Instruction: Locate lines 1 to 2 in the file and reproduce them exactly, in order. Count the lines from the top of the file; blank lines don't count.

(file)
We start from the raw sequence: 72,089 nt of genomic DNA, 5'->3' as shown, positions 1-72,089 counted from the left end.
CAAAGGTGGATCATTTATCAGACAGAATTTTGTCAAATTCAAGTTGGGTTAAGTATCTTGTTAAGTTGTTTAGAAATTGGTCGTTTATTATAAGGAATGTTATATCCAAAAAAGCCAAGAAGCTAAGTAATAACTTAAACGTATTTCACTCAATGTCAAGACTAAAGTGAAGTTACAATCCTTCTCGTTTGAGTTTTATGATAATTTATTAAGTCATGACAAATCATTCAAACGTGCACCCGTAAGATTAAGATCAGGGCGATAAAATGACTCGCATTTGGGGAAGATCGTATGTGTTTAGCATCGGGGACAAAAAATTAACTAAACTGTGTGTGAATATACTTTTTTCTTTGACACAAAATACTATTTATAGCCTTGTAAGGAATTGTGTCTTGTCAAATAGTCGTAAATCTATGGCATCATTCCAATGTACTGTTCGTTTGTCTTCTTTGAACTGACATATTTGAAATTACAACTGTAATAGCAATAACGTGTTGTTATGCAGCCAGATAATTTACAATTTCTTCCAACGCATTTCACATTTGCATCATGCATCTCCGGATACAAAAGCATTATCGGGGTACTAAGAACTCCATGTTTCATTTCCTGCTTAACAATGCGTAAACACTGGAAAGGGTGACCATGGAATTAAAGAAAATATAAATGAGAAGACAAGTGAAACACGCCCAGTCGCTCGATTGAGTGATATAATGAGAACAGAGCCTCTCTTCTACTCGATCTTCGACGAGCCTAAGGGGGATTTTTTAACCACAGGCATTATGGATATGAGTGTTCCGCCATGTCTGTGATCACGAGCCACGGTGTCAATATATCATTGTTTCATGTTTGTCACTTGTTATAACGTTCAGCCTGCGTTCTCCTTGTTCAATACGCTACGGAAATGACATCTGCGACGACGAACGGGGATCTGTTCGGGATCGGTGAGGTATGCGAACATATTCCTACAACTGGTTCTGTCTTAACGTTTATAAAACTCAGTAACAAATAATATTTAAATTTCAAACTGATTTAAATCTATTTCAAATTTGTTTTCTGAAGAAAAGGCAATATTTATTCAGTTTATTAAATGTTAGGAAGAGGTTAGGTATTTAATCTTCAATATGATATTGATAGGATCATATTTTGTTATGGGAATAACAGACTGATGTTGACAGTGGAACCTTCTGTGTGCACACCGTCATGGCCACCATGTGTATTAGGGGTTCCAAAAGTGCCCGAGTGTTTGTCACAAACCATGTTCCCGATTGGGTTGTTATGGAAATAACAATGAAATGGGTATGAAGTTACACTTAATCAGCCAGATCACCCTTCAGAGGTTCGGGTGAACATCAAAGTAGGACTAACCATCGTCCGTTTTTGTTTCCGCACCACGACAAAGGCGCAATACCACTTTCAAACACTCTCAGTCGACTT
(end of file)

We start from the raw sequence: 72,089 nt of genomic DNA, 5'->3' as shown, positions 1-72,089 counted from the left end.
CAAAGGTGGATCATTTATCAGACAGAATTTTGTCAAATTCAAGTTGGGTTAAGTATCTTGTTAAGTTGTTTAGAAATTGGTCGTTTATTATAAGGAATGTTATATCCAAAAAAGCCAAGAAGCTAAGTAATAACTTAAACGTATTTCACTCAATGTCAAGACTAAAGTGAAGTTACAATCCTTCTCGTTTGAGTTTTATGATAATTTATTAAGTCATGACAAATCATTCAAACGTGCACCCGTAAGATTAAGATCAGGGCGATAAAATGACTCGCATTTGGGGAAGATCGTATGTGTTTAGCATCGGGGACAAAAAATTAACTAAACTGTGTGTGAATATACTTTTTTCTTTGACACAAAATACTATTTATAGCCTTGTAAGGAATTGTGTCTTGTCAAATAGTCGTAAATCTATGGCATCATTCCAATGTACTGTTCGTTTGTCTTCTTTGAACTGACATATTTGAAATTACAACTGTAATAGCAATAACGTGTTGTTATGCAGCCAGATAATTTACAATTTCTTCCAACGCATTTCACATTTGCATCATGCATCTCCGGATACAAAAGCATTATCGGGGTACTAAGAACTCCATGTTTCATTTCCTGCTTAACAATGCGTAAACACTGGAAAGGGTGACCATGGAATTAAAGAAAATATAAATGAGAAGACAAGTGAAACACGCCCAGTCGCTCGATTGAGTGATATAATGAGAACAGAGCCTCTCTTCTACTCGATCTTCGACGAGCCTAAGGGGGATTTTTTAACCACAGGCATTATGGATATGAGTGTTCCGCCATGTCTGTGATCACGAGCCACGGTGTCAATATATCATTGTTTCATGTTTGTCACTTGTTATAACGTTCAGCCTGCGTTCTCCTTGTTCAATACGCTACGGAAATGACATCTGCGACGACGAACGGGGATCTGTTCGGGATCGGTGAGGTATGCGAACATATTCCTACAACTGGTTCTGTCTTAACGTTTATAAAACTCAGTAACAAATAATATTTAAATTTCAAACTGATTTAAATCTATTTCAAATTTGTTTTCTGAAGAAAAGGCAATATTTATTCAGTTTATTAAATGTTAGGAAGAGGTTAGGTATTTAATCTTCAATATGATATTGATAGGATCATATTTTGTTATGGGAATAACAGACTGATGTTGACAGTGGAACCTTCTGTGTGCACACCGTCATGGCCACCATGTGTATTAGGGGTTCCAAAAGTGCCCGAGTGTTTGTCACAAACCATGTTCCCGATTGGGTTGTTATGGAAATAACAATGAAATGGGTATGAAGTTACACTTAATCAGCCAGATCACCCTTCAGAGGTTCGGGTGAACATCAAAGTAGGACTAACCATCGTCCGTTTTTGTTTCCGCACCACGACAAAGGCGCAATACCACTTTCAAACACTCTCAGTCGACTT